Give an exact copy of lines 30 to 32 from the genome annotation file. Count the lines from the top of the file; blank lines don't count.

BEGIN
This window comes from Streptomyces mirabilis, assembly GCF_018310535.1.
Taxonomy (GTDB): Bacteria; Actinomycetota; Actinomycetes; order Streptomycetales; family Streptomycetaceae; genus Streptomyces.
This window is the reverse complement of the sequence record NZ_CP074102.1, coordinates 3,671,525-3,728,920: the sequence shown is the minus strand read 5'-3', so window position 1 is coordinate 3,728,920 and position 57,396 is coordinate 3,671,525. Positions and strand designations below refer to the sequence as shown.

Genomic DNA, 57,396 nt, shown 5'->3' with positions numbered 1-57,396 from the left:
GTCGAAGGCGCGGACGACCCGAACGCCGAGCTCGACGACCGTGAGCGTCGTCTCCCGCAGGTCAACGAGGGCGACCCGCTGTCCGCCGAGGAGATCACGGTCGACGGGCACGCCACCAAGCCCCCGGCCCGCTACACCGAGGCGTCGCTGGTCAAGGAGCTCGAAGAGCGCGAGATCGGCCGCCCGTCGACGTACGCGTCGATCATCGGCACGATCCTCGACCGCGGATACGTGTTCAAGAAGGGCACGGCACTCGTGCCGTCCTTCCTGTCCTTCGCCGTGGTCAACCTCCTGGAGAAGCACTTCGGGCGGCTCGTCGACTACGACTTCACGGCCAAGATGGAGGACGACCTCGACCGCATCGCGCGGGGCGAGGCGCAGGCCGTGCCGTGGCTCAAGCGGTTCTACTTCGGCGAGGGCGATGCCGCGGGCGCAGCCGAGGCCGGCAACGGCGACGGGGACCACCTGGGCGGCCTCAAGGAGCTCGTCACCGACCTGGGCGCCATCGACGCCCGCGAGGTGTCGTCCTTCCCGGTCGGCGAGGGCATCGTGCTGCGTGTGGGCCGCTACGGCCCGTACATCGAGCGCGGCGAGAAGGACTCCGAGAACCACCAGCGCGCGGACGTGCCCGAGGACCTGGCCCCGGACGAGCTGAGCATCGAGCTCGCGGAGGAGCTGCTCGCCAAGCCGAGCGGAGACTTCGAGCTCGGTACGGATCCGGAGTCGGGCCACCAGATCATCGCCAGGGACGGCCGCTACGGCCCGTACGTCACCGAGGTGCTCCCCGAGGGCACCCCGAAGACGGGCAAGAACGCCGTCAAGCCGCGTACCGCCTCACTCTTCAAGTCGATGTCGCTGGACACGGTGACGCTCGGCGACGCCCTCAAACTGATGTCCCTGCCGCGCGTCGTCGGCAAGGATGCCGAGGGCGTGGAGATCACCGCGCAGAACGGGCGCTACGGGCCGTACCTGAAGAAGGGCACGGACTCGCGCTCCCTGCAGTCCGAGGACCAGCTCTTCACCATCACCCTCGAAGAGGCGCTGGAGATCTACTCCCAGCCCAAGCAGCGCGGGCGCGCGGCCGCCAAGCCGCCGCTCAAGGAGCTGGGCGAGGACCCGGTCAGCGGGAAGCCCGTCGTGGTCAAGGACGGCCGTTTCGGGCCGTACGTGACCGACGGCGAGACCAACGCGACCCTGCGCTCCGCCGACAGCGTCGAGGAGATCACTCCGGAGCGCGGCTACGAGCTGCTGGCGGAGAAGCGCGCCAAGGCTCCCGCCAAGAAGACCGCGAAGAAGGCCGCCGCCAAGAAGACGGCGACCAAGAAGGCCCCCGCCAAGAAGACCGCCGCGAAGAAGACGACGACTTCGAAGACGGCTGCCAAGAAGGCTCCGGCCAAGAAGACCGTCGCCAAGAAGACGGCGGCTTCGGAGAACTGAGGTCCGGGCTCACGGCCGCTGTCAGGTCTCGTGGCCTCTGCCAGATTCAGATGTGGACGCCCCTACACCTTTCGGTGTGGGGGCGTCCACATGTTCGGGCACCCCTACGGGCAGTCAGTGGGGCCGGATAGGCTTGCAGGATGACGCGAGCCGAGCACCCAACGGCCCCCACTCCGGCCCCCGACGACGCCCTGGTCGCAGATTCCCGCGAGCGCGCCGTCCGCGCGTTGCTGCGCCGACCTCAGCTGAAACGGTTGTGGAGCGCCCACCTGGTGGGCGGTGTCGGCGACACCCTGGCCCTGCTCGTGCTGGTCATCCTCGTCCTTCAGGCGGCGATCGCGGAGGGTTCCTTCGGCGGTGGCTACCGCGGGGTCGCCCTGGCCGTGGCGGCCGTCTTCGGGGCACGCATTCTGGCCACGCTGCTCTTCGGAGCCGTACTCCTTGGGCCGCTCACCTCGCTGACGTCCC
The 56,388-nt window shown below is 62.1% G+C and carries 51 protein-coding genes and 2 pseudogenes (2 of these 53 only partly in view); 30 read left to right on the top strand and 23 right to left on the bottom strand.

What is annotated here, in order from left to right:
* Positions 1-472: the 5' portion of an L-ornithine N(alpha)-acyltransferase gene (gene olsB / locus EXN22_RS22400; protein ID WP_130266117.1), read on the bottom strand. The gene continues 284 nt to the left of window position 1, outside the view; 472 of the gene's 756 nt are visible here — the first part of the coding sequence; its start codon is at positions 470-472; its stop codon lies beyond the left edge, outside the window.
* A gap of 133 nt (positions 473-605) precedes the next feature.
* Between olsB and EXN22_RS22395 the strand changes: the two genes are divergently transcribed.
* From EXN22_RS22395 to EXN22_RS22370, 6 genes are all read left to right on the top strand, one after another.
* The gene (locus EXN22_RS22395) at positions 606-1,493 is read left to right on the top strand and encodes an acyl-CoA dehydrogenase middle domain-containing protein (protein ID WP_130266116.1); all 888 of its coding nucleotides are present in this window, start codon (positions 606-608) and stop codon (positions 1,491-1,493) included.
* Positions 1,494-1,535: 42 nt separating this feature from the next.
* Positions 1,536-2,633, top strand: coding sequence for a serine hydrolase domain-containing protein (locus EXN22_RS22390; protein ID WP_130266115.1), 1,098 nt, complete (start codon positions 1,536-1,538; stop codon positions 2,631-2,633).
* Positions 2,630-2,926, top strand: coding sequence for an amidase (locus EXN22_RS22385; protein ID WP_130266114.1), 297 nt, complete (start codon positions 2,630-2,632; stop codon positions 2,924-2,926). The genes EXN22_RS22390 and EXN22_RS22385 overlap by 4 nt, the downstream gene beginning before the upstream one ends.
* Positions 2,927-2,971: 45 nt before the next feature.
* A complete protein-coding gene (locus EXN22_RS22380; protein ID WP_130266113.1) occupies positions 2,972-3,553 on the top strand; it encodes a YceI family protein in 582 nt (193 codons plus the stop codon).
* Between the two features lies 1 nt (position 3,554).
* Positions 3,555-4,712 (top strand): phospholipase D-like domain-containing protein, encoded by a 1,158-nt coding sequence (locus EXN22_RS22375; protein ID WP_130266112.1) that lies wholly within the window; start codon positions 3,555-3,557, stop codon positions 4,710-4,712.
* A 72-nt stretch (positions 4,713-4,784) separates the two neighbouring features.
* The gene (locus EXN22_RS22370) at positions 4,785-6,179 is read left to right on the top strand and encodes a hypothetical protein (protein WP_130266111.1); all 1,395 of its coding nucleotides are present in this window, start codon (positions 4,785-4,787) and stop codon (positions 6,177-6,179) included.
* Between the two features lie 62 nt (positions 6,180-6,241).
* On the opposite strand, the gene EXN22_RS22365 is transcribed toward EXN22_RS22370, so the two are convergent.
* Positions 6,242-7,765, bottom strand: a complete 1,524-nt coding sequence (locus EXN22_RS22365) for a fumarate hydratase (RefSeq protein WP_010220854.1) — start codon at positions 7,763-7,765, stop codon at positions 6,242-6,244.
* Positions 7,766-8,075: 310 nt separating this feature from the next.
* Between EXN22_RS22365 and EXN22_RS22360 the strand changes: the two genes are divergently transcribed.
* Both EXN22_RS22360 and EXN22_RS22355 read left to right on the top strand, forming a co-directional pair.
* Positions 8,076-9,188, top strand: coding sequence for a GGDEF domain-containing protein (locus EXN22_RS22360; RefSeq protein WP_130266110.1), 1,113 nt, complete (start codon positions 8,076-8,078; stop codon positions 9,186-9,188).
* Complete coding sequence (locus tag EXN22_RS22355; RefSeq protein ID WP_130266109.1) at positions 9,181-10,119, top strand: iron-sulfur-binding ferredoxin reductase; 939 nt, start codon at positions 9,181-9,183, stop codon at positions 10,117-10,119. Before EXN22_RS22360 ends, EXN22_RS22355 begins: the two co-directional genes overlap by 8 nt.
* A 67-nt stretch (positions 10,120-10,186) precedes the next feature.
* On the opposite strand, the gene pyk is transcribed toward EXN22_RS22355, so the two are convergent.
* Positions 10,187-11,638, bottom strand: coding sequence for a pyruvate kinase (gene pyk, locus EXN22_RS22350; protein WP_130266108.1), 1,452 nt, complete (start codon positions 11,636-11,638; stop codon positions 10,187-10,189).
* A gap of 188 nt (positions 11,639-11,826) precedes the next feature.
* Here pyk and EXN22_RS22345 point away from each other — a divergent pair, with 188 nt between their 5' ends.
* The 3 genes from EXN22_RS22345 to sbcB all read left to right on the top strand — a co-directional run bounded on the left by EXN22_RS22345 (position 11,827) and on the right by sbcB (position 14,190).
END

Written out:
* A 67-nt stretch (positions 10,120-10,186) precedes the next feature.
* On the opposite strand, the gene pyk is transcribed toward EXN22_RS22355, so the two are convergent.
* Positions 10,187-11,638, bottom strand: coding sequence for a pyruvate kinase (gene pyk, locus EXN22_RS22350; protein WP_130266108.1), 1,452 nt, complete (start codon positions 11,636-11,638; stop codon positions 10,187-10,189).